Compulsive actions are another component of the disability syndrome. These are repetitive actions that the individual feels compelled to perform without understanding why. If you’ve ever gone on vacation and come home to check that you’ve locked the front door or left the oven on, you may have some insight into the relationship between obsessive thought and compulsive action. Behaviors or “rituals” are often performed in hopes of preventing or stopping unwanted thoughts and reducing anxiety. Compulsive rituals provide only temporary relief, but failure to perform them dramatically increases anxiety. Common sources of anxiety for OCD sufferers include contamination with germs or dirt, repeated washing by the sufferer, incessant doubt that causes locks, doors and windows to be checked over and over again, or a desire for order that requires straightening, repeating words , praying or counting. These symptoms cause significant distress and interfere with daily life. People with OCD often recognize that their behavior is excessive or unreasonable. But they are powerless to stop them. This can make suffering embarrassing and unbearable.
Here is an example that vividly conveys obsessional symptoms and their intimate relationship with compulsive actions:
“Shirley K., a twenty-three-year-old housewife, came to the clinic with complaints of frequent headaches and dizziness. Over the past three months, recurring thoughts worried that she might harm her two-year-old son, Saul. , either by stabbing or strangling [the obsessive thought]. She had to constantly go into her room and touch the baby and feel the air to reassure herself that Saul was alive. [the compulsive act]; otherwise he became unbearably nervous. If he read an account of a child’s murder in the daily paper, he became agitated because it reinforced his fear that he too was acting on her impulse. Shirley turned to the interviewer and asked frantically if this meant she was ‘going crazy’” (Goldstein & Palmer, 1975).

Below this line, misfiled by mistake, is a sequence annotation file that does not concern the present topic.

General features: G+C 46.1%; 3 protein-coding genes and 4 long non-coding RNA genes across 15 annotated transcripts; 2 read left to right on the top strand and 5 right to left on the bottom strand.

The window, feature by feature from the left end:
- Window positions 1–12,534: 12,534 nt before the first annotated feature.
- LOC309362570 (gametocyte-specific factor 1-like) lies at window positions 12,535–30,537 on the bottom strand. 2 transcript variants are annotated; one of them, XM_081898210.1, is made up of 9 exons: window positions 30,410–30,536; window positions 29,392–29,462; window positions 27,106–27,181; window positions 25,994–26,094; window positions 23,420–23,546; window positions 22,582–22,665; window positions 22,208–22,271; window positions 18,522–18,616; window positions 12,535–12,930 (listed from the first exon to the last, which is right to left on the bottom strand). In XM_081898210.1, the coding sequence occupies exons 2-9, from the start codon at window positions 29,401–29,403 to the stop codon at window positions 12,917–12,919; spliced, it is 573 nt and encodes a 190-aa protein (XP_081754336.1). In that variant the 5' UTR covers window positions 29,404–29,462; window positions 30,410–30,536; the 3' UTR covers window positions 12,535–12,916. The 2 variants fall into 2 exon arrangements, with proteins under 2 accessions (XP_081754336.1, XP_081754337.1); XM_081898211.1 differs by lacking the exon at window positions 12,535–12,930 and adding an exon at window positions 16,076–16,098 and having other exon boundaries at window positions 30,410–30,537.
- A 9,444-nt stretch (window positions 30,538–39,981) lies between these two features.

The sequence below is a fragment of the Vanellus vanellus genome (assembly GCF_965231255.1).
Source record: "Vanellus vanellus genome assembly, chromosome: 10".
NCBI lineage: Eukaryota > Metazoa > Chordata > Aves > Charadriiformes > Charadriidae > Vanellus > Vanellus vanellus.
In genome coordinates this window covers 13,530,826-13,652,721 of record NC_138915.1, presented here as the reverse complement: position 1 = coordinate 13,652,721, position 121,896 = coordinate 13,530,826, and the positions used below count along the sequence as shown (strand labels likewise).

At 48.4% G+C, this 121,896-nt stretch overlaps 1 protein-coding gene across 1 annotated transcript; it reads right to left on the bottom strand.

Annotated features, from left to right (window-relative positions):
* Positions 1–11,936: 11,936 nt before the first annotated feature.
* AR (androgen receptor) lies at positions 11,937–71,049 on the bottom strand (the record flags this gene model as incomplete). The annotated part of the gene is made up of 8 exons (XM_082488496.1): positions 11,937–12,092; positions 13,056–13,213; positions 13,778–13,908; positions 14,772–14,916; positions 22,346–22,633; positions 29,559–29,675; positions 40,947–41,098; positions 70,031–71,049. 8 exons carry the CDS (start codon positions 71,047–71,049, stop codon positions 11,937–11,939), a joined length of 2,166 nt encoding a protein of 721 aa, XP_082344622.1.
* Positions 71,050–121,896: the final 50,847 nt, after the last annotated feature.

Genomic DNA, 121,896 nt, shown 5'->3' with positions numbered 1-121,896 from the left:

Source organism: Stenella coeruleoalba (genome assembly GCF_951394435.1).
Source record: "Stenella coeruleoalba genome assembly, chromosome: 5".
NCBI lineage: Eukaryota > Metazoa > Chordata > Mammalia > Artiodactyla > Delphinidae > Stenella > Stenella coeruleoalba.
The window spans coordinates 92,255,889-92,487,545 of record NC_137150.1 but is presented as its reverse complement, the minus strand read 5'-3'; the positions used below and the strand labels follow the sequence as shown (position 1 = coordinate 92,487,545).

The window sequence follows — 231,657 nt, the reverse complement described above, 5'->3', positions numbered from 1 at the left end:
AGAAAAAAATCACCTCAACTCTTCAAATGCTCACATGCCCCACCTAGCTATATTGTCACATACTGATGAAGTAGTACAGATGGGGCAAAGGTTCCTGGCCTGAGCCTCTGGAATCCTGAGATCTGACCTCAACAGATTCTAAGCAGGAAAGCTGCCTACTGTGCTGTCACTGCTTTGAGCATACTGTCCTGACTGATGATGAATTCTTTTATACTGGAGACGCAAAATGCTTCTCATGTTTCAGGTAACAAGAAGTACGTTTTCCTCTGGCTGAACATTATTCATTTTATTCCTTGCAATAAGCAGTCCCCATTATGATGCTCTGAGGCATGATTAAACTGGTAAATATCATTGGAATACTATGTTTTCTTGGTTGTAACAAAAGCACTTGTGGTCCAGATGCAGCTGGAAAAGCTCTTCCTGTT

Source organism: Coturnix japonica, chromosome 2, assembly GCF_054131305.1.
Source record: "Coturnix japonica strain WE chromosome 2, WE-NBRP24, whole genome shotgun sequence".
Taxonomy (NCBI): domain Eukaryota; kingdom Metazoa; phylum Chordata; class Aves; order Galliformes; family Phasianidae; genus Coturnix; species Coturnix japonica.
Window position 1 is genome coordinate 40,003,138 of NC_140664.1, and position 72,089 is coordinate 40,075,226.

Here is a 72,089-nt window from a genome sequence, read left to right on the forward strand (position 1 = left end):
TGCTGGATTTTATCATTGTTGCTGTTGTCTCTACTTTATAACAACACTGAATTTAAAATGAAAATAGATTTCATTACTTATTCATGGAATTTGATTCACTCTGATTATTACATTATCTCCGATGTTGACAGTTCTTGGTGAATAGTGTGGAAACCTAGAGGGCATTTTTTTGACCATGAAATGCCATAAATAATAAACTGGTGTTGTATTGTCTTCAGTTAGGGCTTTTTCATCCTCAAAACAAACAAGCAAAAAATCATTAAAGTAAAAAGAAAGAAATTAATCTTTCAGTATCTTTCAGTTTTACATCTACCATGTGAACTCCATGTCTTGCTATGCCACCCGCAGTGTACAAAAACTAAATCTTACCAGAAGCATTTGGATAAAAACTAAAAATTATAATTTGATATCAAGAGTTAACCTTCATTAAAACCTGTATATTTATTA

However elaborate the sufferer’s complex of obsessive thoughts and compulsive rituals, they do not reduce anxiety. Most people with obsessive-compulsive disorder report constant tension and dissatisfaction with their lives, and it is not unusual for this dissatisfaction to merge unnoticed into feelings of depression.
Example of an interview
Patient: If I heard the word something that had to do with germs or disease, I would label it as something bad, and so things would go through my mind like “cross this out and everything’ll be fine” hearing that word.
Interviewer: What things?
Patient: Like numbers or words that seemed to be protective.
Interviewer: What numbers and words were these?
Patient: In the beginning it was the number 3 and multiples of 3, then words like “soap and water”, something like that; and then the multiples of 3 got really high and you end up with 124 or something like that. Then it got really bad. (Spitzer et al., 1981, p. 137)